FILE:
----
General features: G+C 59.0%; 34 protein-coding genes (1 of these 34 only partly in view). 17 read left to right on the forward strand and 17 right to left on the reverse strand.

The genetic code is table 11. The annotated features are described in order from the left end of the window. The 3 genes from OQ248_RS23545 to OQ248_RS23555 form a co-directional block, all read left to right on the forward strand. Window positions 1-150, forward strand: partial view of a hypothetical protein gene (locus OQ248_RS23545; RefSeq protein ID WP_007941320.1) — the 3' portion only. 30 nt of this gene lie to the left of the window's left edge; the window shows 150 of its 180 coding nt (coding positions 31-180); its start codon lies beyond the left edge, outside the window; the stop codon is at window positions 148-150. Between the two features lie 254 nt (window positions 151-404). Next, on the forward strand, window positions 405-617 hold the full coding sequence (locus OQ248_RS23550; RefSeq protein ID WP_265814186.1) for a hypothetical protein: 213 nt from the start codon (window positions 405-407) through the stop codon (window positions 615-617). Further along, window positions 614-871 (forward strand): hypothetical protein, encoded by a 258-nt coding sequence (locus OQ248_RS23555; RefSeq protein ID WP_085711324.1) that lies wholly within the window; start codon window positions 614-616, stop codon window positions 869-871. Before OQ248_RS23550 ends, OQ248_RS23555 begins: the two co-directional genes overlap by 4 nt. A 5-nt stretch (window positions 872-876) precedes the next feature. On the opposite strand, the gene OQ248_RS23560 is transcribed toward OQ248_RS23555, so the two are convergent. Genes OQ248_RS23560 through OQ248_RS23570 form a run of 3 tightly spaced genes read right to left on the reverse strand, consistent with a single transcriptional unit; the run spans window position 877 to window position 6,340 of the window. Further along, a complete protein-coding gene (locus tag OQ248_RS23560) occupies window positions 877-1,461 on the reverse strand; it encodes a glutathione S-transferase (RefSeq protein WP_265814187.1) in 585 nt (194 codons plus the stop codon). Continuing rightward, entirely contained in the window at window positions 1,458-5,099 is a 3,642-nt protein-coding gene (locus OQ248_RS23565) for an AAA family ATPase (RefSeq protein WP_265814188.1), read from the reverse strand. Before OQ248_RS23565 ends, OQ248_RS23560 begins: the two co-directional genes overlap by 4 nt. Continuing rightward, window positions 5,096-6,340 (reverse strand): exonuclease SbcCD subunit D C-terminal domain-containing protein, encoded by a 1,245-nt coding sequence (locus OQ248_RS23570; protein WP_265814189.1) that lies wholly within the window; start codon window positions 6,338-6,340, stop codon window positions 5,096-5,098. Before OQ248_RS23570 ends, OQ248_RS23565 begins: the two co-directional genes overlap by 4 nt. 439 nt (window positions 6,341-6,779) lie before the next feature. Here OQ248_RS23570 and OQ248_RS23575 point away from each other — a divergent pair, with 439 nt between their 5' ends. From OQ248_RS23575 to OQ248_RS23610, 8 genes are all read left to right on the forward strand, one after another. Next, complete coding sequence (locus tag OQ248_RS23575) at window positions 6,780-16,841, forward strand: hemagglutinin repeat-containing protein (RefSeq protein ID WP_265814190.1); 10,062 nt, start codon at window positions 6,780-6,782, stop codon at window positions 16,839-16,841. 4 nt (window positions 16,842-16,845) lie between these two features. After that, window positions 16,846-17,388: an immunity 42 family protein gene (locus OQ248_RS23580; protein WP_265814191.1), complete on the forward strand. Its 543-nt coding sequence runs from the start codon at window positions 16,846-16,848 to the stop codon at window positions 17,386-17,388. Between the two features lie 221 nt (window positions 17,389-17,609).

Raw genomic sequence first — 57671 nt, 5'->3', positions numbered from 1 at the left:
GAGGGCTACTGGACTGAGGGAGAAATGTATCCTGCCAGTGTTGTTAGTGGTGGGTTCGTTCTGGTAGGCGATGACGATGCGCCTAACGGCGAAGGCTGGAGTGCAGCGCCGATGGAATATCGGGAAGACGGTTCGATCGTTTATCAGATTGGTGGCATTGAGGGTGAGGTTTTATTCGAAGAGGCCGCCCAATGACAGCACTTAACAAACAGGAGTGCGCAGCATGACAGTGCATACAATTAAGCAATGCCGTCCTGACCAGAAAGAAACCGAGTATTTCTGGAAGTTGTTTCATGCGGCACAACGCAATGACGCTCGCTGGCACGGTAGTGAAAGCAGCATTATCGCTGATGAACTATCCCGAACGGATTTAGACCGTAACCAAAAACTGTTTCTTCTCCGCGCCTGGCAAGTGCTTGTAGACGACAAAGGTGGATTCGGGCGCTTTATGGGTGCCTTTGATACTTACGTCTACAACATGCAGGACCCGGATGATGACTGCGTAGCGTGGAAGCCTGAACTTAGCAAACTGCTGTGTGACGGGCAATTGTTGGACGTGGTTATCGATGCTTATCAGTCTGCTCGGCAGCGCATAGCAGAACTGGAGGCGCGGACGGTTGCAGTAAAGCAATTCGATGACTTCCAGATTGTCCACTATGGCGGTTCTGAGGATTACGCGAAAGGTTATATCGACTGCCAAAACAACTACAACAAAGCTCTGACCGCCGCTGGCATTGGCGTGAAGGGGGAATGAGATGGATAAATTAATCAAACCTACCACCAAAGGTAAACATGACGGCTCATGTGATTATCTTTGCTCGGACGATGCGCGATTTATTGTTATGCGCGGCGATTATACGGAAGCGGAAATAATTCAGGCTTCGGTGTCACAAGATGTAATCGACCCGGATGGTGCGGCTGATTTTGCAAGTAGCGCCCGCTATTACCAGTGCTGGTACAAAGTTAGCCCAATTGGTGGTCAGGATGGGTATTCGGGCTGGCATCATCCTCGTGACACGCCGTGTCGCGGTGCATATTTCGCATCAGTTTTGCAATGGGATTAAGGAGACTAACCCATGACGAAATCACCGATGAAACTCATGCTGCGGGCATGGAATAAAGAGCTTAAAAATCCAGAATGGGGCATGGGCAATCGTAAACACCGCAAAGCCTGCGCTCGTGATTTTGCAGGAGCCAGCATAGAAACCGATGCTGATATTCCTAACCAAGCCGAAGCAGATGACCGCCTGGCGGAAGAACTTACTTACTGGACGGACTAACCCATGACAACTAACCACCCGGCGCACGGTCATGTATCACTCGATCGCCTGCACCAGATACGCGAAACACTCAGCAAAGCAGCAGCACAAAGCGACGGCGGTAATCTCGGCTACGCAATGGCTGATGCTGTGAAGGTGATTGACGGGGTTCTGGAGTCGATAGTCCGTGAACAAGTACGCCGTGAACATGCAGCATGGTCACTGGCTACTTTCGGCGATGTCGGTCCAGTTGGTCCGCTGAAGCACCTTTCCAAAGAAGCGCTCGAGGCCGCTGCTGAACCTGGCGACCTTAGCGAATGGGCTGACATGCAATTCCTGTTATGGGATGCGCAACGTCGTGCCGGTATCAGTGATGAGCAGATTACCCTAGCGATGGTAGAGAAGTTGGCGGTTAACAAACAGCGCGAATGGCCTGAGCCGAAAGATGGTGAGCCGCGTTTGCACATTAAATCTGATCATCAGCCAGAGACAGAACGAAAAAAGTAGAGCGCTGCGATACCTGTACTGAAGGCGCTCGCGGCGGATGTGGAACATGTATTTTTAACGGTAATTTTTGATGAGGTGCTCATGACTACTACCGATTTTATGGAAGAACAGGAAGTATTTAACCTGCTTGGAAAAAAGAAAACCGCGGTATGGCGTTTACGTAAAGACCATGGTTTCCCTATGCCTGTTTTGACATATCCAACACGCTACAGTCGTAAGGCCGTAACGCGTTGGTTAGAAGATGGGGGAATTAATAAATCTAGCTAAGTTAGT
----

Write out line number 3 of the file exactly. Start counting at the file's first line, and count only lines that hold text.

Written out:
Raw genomic sequence first — 57671 nt, 5'->3', positions numbered from 1 at the left: